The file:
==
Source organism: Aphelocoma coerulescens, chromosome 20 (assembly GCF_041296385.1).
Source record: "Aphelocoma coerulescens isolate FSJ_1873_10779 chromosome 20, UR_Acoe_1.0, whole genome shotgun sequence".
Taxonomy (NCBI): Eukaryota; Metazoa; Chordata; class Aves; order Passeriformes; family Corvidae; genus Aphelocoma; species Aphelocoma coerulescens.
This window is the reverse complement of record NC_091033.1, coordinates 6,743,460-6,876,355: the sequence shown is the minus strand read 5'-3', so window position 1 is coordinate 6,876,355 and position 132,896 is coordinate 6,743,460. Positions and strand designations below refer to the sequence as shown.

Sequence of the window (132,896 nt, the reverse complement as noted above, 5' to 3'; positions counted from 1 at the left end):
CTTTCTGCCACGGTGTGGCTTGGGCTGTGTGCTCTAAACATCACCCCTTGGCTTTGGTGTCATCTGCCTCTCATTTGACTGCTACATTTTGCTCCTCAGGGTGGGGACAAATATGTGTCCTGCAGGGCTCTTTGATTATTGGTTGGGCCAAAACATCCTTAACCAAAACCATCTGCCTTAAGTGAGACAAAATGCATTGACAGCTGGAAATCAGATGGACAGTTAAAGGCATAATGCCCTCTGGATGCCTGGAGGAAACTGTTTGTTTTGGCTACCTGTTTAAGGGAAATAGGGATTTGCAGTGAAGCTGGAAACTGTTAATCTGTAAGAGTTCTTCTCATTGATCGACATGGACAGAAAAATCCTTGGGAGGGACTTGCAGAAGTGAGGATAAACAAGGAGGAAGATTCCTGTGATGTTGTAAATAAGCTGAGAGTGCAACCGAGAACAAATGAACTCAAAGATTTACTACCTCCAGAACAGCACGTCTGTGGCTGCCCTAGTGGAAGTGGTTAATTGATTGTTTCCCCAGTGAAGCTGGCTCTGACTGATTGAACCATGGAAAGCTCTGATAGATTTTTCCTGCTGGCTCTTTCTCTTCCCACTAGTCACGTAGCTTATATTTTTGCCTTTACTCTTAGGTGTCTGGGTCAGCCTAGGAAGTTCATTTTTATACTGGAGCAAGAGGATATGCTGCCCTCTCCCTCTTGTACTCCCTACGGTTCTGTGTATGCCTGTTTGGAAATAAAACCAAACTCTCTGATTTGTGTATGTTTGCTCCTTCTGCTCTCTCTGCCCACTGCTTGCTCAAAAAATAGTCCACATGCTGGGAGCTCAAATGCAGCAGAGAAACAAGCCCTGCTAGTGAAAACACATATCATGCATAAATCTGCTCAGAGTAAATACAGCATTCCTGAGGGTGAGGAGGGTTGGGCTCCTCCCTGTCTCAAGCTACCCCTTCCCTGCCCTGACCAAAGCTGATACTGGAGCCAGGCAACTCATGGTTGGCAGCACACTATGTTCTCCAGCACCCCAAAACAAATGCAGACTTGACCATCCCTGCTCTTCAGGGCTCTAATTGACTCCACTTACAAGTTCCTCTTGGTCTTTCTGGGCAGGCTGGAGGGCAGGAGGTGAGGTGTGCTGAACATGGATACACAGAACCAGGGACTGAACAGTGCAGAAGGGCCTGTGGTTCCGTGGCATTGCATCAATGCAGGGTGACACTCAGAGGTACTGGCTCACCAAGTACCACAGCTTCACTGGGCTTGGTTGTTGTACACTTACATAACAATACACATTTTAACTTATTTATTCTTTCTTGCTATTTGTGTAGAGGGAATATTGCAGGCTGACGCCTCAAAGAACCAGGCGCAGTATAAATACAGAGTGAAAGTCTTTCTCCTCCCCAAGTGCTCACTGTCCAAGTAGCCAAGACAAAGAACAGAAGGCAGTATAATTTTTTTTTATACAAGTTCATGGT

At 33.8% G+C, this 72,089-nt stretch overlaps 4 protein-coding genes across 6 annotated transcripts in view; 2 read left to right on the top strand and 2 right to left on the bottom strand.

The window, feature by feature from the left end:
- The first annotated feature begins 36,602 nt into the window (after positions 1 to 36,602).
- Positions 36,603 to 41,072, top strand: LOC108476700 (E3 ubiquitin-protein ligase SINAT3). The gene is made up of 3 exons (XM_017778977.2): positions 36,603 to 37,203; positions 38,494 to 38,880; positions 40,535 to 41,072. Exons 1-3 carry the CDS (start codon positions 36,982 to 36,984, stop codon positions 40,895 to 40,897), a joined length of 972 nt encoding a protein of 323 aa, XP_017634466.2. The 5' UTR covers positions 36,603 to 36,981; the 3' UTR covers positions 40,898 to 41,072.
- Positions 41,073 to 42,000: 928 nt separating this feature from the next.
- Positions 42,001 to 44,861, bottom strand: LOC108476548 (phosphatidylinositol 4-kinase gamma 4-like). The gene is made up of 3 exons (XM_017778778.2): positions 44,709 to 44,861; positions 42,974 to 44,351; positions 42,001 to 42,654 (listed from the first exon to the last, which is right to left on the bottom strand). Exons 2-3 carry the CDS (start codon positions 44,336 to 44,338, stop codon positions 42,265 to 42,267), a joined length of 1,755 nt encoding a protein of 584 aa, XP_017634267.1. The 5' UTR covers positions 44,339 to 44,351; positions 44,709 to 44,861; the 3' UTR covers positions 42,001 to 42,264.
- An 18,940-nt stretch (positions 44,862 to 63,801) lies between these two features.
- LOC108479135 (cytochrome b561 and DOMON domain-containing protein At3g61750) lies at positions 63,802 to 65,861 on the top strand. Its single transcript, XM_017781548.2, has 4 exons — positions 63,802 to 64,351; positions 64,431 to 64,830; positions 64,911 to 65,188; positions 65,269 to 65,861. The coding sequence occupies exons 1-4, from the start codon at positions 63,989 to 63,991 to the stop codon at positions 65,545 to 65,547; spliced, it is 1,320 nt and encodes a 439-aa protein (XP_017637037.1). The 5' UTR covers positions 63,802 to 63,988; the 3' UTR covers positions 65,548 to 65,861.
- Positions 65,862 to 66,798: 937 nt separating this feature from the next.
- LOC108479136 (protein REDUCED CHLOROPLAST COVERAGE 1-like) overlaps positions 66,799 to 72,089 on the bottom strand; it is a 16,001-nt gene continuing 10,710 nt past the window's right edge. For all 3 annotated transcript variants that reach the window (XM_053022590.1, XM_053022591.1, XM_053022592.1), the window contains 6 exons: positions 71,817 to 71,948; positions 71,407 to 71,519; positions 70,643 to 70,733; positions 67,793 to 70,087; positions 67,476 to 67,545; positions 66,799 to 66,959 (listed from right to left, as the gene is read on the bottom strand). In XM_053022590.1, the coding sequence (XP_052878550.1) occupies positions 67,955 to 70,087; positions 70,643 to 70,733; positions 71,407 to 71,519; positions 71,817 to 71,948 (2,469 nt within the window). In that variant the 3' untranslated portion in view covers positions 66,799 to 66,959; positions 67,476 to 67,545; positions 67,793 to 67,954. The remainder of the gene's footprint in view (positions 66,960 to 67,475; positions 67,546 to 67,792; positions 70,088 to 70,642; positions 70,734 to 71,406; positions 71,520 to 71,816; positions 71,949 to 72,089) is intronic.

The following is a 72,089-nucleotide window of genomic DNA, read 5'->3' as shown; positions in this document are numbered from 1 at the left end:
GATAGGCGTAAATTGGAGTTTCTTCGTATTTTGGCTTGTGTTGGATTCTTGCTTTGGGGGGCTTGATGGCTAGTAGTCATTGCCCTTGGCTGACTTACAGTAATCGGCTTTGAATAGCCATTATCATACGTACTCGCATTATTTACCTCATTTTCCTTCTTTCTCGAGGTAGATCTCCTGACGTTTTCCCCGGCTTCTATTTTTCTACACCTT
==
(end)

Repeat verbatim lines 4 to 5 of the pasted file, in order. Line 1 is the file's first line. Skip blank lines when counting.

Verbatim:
This window is the reverse complement of record NC_091033.1, coordinates 6,743,460-6,876,355: the sequence shown is the minus strand read 5'-3', so window position 1 is coordinate 6,876,355 and position 132,896 is coordinate 6,743,460. Positions and strand designations below refer to the sequence as shown.

Sequence of the window (132,896 nt, the reverse complement as noted above, 5' to 3'; positions counted from 1 at the left end):